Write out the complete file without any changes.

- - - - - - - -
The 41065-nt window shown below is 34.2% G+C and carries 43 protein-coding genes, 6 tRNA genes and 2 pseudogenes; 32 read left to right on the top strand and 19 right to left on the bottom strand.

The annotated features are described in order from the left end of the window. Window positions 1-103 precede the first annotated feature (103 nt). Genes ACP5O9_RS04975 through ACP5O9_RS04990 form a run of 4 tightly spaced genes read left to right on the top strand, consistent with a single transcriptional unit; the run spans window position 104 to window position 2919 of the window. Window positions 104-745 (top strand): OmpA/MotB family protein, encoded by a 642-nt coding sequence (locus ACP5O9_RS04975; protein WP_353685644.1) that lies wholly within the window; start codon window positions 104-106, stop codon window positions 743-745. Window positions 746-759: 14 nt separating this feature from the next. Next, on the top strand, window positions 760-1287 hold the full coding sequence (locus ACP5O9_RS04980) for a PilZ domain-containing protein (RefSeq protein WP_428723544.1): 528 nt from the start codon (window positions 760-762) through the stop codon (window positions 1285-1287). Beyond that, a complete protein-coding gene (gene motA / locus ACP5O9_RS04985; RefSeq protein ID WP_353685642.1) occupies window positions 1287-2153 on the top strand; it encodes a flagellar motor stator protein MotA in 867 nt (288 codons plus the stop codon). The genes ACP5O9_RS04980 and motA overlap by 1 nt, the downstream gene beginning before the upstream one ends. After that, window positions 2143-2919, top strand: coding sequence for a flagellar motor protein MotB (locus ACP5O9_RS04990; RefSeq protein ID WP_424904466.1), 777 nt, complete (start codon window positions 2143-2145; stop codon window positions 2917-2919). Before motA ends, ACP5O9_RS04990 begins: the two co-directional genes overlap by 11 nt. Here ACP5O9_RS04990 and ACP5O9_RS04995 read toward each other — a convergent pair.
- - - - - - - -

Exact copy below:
The 41065-nt window shown below is 34.2% G+C and carries 43 protein-coding genes, 6 tRNA genes and 2 pseudogenes; 32 read left to right on the top strand and 19 right to left on the bottom strand.

The annotated features are described in order from the left end of the window. Window positions 1-103 precede the first annotated feature (103 nt). Genes ACP5O9_RS04975 through ACP5O9_RS04990 form a run of 4 tightly spaced genes read left to right on the top strand, consistent with a single transcriptional unit; the run spans window position 104 to window position 2919 of the window. Window positions 104-745 (top strand): OmpA/MotB family protein, encoded by a 642-nt coding sequence (locus ACP5O9_RS04975; protein WP_353685644.1) that lies wholly within the window; start codon window positions 104-106, stop codon window positions 743-745. Window positions 746-759: 14 nt separating this feature from the next. Next, on the top strand, window positions 760-1287 hold the full coding sequence (locus ACP5O9_RS04980) for a PilZ domain-containing protein (RefSeq protein WP_428723544.1): 528 nt from the start codon (window positions 760-762) through the stop codon (window positions 1285-1287). Beyond that, a complete protein-coding gene (gene motA / locus ACP5O9_RS04985; RefSeq protein ID WP_353685642.1) occupies window positions 1287-2153 on the top strand; it encodes a flagellar motor stator protein MotA in 867 nt (288 codons plus the stop codon). The genes ACP5O9_RS04980 and motA overlap by 1 nt, the downstream gene beginning before the upstream one ends. After that, window positions 2143-2919, top strand: coding sequence for a flagellar motor protein MotB (locus ACP5O9_RS04990; RefSeq protein ID WP_424904466.1), 777 nt, complete (start codon window positions 2143-2145; stop codon window positions 2917-2919). Before motA ends, ACP5O9_RS04990 begins: the two co-directional genes overlap by 11 nt. Here ACP5O9_RS04990 and ACP5O9_RS04995 read toward each other — a convergent pair.